False False False False True
False True False True True
True False False True False
True True True True False

Notice how all values in the table are either True or False. This is because with boolean logic all values are reduced to either True or False. This actually makes booleans easy to understand.

Since boolean values can be only True or False, all expressions also evaluate to either True or False. You can see in the table that BOTH values, for A and B, need to be True, for “A and B” to evaluate to True. And “A or B” evaluates to True when ANY value (A or B) is True. You can also see that when you take the NOT of a boolean value, it calculates the inverse of that value. This is seen clearly as “NOT False” yields True and “NOT True” yields False.

From a Python perspective, nothing is different. We still only have two boolean values, and they are True and False. To assign one of these values to a variable within Python, you must enter it just as you see it, (with a capitalized first letter, and without quotes).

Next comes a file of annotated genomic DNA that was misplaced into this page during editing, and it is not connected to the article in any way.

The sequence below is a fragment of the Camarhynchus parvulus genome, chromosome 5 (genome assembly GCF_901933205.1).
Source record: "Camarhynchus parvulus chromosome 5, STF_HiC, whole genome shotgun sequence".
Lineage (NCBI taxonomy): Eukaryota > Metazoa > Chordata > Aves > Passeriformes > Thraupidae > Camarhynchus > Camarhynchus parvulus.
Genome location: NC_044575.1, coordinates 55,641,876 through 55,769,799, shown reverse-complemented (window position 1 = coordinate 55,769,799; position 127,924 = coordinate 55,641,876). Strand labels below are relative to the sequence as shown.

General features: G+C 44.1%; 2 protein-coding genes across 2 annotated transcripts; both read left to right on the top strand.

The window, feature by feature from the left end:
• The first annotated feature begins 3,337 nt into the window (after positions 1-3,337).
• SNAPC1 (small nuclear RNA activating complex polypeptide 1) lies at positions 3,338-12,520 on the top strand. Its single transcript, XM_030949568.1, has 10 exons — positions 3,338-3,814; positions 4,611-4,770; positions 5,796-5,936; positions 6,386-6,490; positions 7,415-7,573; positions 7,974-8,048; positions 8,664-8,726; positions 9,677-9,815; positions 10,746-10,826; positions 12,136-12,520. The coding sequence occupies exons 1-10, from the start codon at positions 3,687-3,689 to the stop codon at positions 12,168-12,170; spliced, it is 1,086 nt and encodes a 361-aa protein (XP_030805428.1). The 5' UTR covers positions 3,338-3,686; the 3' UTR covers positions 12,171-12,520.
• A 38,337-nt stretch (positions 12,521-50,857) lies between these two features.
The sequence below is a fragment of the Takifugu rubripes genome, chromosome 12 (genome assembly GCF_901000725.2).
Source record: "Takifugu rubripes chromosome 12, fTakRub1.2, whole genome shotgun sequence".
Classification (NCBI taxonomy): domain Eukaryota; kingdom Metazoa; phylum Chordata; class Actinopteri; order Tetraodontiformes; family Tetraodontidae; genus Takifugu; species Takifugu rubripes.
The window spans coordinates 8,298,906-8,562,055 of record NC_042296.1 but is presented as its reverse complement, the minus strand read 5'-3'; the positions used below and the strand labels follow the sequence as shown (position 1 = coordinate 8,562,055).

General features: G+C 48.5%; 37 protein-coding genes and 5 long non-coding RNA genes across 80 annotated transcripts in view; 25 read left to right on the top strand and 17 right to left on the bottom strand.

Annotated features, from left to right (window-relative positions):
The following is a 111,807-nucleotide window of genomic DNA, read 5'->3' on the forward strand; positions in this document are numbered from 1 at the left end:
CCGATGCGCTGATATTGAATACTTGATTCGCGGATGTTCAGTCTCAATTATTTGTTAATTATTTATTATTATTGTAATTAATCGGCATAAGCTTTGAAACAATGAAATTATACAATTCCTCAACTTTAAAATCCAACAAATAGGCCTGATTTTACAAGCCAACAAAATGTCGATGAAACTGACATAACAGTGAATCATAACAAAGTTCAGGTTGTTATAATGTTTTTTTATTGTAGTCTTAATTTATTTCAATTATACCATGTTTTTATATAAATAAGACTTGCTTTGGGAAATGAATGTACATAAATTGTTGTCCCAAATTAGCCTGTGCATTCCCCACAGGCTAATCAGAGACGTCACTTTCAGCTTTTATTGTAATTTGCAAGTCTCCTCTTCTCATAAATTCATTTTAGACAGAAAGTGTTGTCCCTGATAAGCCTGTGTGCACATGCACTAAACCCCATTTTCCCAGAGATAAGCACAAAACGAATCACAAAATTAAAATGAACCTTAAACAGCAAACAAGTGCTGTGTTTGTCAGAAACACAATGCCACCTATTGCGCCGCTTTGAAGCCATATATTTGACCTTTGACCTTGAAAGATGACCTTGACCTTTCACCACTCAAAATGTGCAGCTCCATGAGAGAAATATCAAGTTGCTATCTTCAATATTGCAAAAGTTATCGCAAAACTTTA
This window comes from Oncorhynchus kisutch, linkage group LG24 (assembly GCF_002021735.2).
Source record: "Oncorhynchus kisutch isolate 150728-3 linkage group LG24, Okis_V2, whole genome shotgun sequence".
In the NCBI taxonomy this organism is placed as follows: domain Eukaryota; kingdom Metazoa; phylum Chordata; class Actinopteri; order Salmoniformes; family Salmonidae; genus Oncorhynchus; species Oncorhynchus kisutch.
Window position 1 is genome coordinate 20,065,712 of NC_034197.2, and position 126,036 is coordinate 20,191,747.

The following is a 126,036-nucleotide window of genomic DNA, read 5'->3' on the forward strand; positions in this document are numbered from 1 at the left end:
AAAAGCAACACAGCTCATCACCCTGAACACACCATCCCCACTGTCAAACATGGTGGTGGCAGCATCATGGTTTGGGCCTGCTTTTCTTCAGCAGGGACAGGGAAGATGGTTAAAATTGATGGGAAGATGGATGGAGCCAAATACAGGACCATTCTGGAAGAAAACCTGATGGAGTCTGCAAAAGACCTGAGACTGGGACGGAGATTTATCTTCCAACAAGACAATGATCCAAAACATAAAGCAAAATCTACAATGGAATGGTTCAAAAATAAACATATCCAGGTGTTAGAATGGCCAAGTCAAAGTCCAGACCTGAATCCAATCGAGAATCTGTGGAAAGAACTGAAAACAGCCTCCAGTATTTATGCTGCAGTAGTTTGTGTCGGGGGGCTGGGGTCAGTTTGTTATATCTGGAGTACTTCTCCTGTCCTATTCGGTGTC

>>> exists = True
>>>
>>> exists
True
>>>
>>> exists = true
Traceback (most recent call last):
  File "<stdin>", line 1, in <module>
NameError: name 'true' is not defined
>>>

As you can see in this example, it is quite simple. Based on the real-time feedback of the Python interpreter, we can see that using a lowercase t doesn’t work when we’re trying to assign the value of True to a variable.

Here are a few more examples of using boolean expressions while in the Python interpreter.

>>> True and True
True
>>>
>>> True or False
True
>>>
>>> False or False
False
>>>

In the next example, these same conditions are evaluated, assigning boolean values to variables.

>>> value1 = True
>>> value2 = False
>>>
>>> value1 and value2
False
>>>
>>> value1 or value2
True
>>>

Notice that boolean expressions are also not limited to two objects.

>>> value3 = True
>>> value4 = True
>>>
>>> value1 and value2 and value3 and value4
False
>>>
>>> value1 and value3 and value4
True
>>>

When extracting information from a network device, it is quite common to use booleans for a quick check. Is the interface a routed port? Is the management interface configured? Is the device reachable? While there may be a complex operation to answer each of those questions, the result is stored as True or False.